One of my most favorite works, much later—in 1999—is the paper with Jakob Yngvason (with whom I had proved *4 pi rho a) on entropy in thermodynamics*. We produced a formulation of the meaning of entropy that starts with nothing but a few simple axioms and develops classical thermodynamics. Entropy always exists, but what is it for systems in equilibrium, where it should be unambiguously defined? You would like entropy to have certain properties such as that the entropy of isolated systems is the sum of the entropies of the separate systems. The definition of entropy should also account for the fact that after any process the total entropy goes up, not down. This is the second law of thermodynamics. It turns out that these requirements, plus simple axioms, give rise to a unique definition of the entropy of every equilibrium system, however complicated. Our construction of entropy does not need Carnot cycles or chaos or any mechanical model. It just follows from known processes in nature. This was all written up in our 1999 paper *The Physics and Mathematics of the Second Law of Thermodynamics*, although there are shorter summaries in the AIP Physics Today and the AMS Notices. Yngvason and I are happy to see that our perspective is slowly catching on.

What was next?

One of the young people whom I mentored at Princeton was a brilliant young Dutchman named Herm Jan Brascamp. We proved a whole slew of mathematical inequalities whose existence nobody even suspected, which are called the *Brascamp-Lieb inequalities*. The simplest version, called Young's inequality, had been known, and is very important in mathematical analysis. But ours are a vast generalization. Young's inequality concerns three functions. Our 1976 inequalities deal with arbitrarily many functions. There were limitations to our original inequality, which I removed in 1990—long after I moved to Princeton—in *Gaussian kernels have only Gaussian maximizers*. People in statistical mechanics, quantum mechanics, computational mathematicians and computer science know and use these fundamental inequalities. Brascamp preferred being a schoolteacher to being an academic and returned to The Netherlands.

A significant result for chemists was worked out at Princeton in 1981 with Steven Oxford, who was a postdoc for just one year. It's called the *Lieb-Oxford bound for the exchange-correlation energy* and it's one of the few solid results in quantum chemistry. This is a field in which chemists try to explain the structure of atoms and molecules from the principles of quantum mechanics. The structure of atoms and their binding is certainly very important in technology, and the ability to produce molecules with prescribed properties is key.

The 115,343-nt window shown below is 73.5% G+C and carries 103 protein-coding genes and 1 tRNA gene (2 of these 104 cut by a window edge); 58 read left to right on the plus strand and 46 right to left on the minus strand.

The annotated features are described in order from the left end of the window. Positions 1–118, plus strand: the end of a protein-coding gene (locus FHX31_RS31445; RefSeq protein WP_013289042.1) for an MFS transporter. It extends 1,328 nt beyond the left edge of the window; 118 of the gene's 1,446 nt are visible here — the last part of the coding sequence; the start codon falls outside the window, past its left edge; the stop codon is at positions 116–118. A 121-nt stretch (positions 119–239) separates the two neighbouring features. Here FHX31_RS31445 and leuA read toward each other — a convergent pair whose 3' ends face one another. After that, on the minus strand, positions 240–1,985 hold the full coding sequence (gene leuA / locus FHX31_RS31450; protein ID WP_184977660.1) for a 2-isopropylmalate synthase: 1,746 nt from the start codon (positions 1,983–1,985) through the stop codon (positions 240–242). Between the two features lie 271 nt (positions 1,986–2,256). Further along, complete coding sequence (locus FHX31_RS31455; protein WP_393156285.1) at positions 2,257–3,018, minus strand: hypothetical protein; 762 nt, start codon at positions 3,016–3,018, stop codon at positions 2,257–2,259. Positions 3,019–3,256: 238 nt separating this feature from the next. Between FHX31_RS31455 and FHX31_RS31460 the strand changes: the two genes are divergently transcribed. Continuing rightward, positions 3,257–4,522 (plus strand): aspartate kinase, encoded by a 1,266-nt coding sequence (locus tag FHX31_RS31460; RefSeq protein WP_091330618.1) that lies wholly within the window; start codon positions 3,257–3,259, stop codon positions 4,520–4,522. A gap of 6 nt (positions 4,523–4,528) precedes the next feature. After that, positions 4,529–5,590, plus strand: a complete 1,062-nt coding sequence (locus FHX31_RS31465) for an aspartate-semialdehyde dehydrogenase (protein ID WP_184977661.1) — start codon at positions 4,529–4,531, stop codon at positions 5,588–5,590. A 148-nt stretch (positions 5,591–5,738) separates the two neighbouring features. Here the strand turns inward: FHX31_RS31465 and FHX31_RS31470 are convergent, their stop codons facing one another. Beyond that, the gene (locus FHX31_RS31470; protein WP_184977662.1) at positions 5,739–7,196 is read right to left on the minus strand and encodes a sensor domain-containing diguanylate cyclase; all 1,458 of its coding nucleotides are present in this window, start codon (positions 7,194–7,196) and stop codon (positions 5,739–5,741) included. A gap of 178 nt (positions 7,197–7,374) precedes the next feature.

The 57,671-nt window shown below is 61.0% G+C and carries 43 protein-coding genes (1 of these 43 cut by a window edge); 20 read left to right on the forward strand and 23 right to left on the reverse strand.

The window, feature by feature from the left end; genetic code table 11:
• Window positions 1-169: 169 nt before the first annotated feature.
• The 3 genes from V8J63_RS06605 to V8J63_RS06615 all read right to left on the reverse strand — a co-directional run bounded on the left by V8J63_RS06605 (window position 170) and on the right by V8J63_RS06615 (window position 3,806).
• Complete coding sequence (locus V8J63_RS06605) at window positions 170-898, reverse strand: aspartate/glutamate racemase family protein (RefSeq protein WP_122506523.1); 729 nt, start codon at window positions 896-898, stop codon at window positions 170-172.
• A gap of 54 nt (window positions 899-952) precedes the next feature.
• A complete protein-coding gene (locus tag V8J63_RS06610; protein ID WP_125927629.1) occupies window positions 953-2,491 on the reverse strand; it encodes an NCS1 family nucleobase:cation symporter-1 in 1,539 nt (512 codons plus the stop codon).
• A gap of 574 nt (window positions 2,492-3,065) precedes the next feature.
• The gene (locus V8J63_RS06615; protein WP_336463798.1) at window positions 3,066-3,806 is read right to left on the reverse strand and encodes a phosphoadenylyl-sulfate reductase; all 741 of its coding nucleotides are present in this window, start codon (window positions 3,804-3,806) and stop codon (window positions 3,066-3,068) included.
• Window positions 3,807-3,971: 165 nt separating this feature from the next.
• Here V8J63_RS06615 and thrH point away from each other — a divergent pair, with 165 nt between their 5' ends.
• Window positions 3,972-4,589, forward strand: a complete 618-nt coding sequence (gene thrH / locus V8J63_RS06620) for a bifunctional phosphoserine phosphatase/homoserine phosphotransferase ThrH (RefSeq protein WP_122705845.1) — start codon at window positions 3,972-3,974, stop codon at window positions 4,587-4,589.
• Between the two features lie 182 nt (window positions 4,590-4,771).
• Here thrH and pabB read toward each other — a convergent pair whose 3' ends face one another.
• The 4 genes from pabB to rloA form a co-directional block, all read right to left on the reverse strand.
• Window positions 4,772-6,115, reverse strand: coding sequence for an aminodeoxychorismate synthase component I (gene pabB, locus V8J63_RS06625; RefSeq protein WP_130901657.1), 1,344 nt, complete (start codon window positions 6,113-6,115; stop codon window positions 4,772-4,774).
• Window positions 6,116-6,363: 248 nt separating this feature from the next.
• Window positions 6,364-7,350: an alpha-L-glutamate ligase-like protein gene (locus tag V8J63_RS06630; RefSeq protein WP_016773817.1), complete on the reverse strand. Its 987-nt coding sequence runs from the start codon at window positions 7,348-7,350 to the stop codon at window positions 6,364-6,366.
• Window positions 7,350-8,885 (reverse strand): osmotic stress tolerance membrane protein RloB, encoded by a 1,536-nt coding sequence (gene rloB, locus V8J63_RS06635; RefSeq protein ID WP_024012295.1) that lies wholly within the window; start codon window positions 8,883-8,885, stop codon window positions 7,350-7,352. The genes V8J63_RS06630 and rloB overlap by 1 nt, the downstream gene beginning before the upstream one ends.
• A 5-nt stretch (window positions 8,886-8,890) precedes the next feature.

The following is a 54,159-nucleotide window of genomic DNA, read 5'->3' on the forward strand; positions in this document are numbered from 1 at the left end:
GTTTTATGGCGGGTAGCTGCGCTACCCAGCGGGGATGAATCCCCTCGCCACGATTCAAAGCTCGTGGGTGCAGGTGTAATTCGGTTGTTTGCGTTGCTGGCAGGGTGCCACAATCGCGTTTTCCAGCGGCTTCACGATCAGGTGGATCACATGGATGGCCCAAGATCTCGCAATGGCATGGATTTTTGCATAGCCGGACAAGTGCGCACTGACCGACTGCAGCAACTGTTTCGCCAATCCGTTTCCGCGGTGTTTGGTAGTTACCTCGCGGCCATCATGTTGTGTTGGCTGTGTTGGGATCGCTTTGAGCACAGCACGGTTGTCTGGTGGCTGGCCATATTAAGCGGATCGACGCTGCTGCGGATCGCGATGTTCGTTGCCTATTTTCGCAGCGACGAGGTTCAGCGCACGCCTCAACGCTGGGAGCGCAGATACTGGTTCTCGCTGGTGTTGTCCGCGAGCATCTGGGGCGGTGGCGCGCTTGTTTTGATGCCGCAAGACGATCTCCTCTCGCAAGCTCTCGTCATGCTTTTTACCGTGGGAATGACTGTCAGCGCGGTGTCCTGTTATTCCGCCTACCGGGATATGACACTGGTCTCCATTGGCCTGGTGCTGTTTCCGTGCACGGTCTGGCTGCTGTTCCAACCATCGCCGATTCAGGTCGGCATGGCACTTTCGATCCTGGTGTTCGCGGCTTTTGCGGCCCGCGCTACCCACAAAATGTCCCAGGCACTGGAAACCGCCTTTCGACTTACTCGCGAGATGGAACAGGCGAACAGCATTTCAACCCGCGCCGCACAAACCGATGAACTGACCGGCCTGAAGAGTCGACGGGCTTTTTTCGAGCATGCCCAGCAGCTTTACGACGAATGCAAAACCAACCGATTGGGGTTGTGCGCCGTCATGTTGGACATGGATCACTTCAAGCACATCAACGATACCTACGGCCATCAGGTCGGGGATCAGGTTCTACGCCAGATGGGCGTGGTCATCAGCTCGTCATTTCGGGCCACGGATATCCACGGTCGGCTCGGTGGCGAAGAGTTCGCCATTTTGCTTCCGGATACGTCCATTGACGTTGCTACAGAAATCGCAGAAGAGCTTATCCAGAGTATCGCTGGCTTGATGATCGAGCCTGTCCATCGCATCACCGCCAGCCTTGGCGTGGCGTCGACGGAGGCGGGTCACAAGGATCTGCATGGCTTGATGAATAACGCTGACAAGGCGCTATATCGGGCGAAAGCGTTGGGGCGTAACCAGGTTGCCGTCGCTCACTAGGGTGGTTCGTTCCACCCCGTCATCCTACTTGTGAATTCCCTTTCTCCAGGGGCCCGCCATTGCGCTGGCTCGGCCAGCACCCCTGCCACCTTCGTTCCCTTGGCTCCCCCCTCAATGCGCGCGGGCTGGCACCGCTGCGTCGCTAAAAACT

Why are there very few solid facts?

By solid, I mean a rigorous benchmark. Walter Kohn got the Nobel Prize for density functional theory, as it's now called. Nobody can solve Schrödinger’s equation when there are more than a few electrons. Kohn wrote down a scheme of approximations that ought to yield useful paths to correct answers. It's not based on any rigorous treatment of quantum mechanics, however. It is based on what is ‘reasonable.’ But remember you're trying to compute numbers, solid numbers, and you like to be more than just reasonable. Hartree–Fock theory and Thomas-Fermi theory are examples of a density functional theory. In other words, density functional theory had existed long before Kohn. But he woke people up to this kind of approximate approach aided by massive computers. It was very important, but still, nobody knows what the ultimate density functional theory is. You have to guess it and it’s like trying to guess what an elephant is by discussing its different body parts. What is needed are rigorous checks on the various theories, as they come along. The Lieb-Oxford bound does just this. Some theories have been thrown out because of failure to satisfy the bounds.

Another marvelous experience for me at Princeton was working with Fred Almgren, a former US Navy pilot, who was a great mathematician and who died at a relatively early age. I was his most frequent collaborator. We had deep results on two interesting topics: singularities in harmonic maps and rearrangement inequalities. The former is closely related to the theory of singularities in liquid crystals.

In 2001, by another stroke of good fortune, Robert Seiringer, who had just done his Ph.D. with Jakob Yngvason at Vienna, came to work with me, first as a postdoc and then as an Assistant Professor at Princeton. He is now a professor in Austria. Fairly quickly he solved a problem I gave him, which was to prove that two conjectures, one of which was famous and the other not, are equivalent. A proof of one implies the other. The famous one, three or four decades old, was announced by D. Bessis, P. Moussa and M. Villani at Saclay in France. The BMV conjecture was proved in 2011 by the German mathematician Herbert Stahl, and thus it proved our second conjecture about sums of matrices. That one still has no independent proof as far as I know; thus, there are two independent fields that are connected. Robert and I have been writing many other papers together, especially on the Bose gas, and we continue to this day, often with Mathieu Lewin, another brilliant young professor in Paris.

Alessandro Giuliani is another important mentee with whom I continue to collaborate. Also, with his student, Ian Jauslin, who is a very fine mathematical physicist and a brilliant computer virtuoso.